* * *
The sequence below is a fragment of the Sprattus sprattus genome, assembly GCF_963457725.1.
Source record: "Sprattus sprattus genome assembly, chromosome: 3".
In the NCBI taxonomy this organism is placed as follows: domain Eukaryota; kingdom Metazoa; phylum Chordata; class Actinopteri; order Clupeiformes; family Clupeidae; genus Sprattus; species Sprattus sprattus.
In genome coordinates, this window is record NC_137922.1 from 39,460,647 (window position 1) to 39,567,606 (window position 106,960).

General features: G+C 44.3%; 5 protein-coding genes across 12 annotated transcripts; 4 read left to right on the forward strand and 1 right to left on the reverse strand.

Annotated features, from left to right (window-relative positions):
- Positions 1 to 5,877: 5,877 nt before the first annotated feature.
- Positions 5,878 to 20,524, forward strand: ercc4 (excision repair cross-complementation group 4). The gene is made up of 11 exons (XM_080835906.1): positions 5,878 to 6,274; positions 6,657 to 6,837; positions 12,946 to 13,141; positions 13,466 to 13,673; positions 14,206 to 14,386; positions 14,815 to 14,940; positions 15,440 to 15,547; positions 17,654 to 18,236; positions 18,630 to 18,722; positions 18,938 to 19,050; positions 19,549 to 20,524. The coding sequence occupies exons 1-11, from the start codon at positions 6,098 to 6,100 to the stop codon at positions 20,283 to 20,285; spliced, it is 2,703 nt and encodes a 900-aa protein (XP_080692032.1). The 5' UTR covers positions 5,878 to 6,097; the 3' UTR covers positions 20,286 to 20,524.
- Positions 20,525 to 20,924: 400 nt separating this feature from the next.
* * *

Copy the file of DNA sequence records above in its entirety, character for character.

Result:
The sequence below is a fragment of the Sprattus sprattus genome, assembly GCF_963457725.1.
Source record: "Sprattus sprattus genome assembly, chromosome: 3".
In the NCBI taxonomy this organism is placed as follows: domain Eukaryota; kingdom Metazoa; phylum Chordata; class Actinopteri; order Clupeiformes; family Clupeidae; genus Sprattus; species Sprattus sprattus.
In genome coordinates, this window is record NC_137922.1 from 39,460,647 (window position 1) to 39,567,606 (window position 106,960).

General features: G+C 44.3%; 5 protein-coding genes across 12 annotated transcripts; 4 read left to right on the forward strand and 1 right to left on the reverse strand.

Annotated features, from left to right (window-relative positions):
- Positions 1 to 5,877: 5,877 nt before the first annotated feature.
- Positions 5,878 to 20,524, forward strand: ercc4 (excision repair cross-complementation group 4). The gene is made up of 11 exons (XM_080835906.1): positions 5,878 to 6,274; positions 6,657 to 6,837; positions 12,946 to 13,141; positions 13,466 to 13,673; positions 14,206 to 14,386; positions 14,815 to 14,940; positions 15,440 to 15,547; positions 17,654 to 18,236; positions 18,630 to 18,722; positions 18,938 to 19,050; positions 19,549 to 20,524. The coding sequence occupies exons 1-11, from the start codon at positions 6,098 to 6,100 to the stop codon at positions 20,283 to 20,285; spliced, it is 2,703 nt and encodes a 900-aa protein (XP_080692032.1). The 5' UTR covers positions 5,878 to 6,097; the 3' UTR covers positions 20,286 to 20,524.
- Positions 20,525 to 20,924: 400 nt separating this feature from the next.